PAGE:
Reflecting on a recent trip to China, the governor said, “I went into classrooms where children were studying concepts far in advance of American children of similar ages. They demand more work out of their kids. They require more involvement from parents. They expect no less than excellence from their students and teachers and parents and schools. Education in China is a major part of the reason their workers are global competitors.”
Although the state is facing a $2.4 billion deficit, the governor called for investing in education and promised that her proposed budget would fund every current state-supported teacher and teaching assistant position. In an effort to move more students through the education pipeline, she proposed a scholarship program that would allow qualifying high school juniors to earn a two-year college degree at no cost.
Perdue took pride in the state’s virtual public school and its enrollment of 46,000 students. She also spoke highly of the “Career and College—Ready, Set, Go!” initiative and explained how it had played an important role in securing $400 million from the federal Race to the Top competition.
“There is nothing more important to our future and our long-term prosperity than education,” said Oklahoma Governor Mary Fallin (R), during her state of the state address on February 7. “It is the cornerstone of a prosperous society.”
During her speech, the governor talked at length about education and discussed her work with the state superintendent to develop a public-private partnership where private money would match state dollars to fund innovative learning programs designed to enhance student performance and close achievement gaps.
Fallin asked the legislature to send her a bill eliminating “trial de novo,” a practice that guarantees tenured teachers the right to appeal a school board’s termination to the district court for a new trial. In the midst of tough budget times, the governor recommended that schools restructure their budgets with the goal of sending more money directly to the classrooms and less to overhead and administrative costs. She also expressed her support for using more electronic textbooks, reducing remediation rates, and developing more sophisticated student-tracking databases.
During his state of the state address on February 8, Texas Governor Rick Perry (R) called for a number of initiatives aimed at improving Texas’s high school and college graduation rates. He suggested requiring high school enrollment as a prerequisite to allowing students to get their driver’s license. The governor also recommended offering employers a $1,500 tax incentive for every employee who earns their diploma or GED after being granted two hours a week of paid leave to study or go to class. For colleges and universities, he suggested implementing outcomes-based funding, which is a funding stream based on the number of degrees an institution awards.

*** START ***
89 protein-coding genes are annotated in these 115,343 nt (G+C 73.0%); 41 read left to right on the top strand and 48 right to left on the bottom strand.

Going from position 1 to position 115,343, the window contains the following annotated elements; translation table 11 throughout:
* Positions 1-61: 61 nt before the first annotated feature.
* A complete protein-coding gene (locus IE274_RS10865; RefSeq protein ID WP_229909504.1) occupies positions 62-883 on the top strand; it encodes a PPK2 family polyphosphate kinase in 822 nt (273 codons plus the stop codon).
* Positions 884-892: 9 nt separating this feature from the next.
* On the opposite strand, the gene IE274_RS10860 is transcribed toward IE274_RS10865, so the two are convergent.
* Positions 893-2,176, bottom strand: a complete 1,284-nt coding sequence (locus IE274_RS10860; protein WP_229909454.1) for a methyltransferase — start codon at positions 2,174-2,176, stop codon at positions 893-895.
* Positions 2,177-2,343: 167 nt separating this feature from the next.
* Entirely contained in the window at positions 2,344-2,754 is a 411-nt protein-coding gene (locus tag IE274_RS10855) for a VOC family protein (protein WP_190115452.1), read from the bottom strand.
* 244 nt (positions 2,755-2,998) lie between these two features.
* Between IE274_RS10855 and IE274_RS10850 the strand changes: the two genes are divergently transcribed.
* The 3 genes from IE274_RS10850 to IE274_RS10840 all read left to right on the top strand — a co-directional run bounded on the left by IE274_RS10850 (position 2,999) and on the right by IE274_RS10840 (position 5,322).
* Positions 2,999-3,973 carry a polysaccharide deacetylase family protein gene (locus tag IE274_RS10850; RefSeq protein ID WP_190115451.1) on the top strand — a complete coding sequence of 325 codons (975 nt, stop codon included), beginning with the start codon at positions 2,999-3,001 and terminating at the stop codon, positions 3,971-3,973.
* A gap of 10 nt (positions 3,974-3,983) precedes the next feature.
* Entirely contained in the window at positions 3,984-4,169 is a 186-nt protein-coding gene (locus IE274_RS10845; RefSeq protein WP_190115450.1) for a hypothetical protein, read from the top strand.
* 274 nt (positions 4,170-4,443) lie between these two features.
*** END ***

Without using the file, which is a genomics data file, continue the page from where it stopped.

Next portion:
The governor focused on expanding Science, Technology, Engineering, and Mathematics (STEM) academies and the state’s Virtual School Network, in particular adding high school classes so that students across the state would have access to courses their schools might not offer. Perry challenged Texas’s institutions of higher education to develop bachelor’s degrees that cost no more than $10,000, including textbooks.
“Let’s leverage web-based instruction, innovative teaching techniques, and aggressive efficiency measures to reach that goal,” Perry said. “Imagine the potential impact on affordability and graduation rates, and the number of skilled workers it would send into our economy.”
He thanked policymakers for their leadership in increasing accountability in schools, saying, “The quality of education in our state is getting better and better preparing hardworking Texans to apply their legendary work ethic and provide for their families.”
Perry pointed out that the state’s share of public education spending had increased by 82 percent over the past decade, from $11 billion to $20 billion in 2009. However, he called for school districts to reduce their expenses in these tight budgetary times.
Straight A's: Public Education Policy and Progress is a biweekly newsletter that focuses on education news and events in Washington, DC and around the country. The format makes information on federal education policy accessible to everyone from elected officials and policymakers to parents and community leaders. Straight A’s contributors include Jason Amos, editor; Emily Roosa, writer; and Kate Bradley, copyeditor.
The Alliance for Excellent Education is a national policy and advocacy organization that works to improve national and federal policy so that all students can achieve at high academic levels and graduate from high school ready for success in college, work, and citizenship in the twenty-first century. For more information about the Alliance, visit http://www.all4ed.org.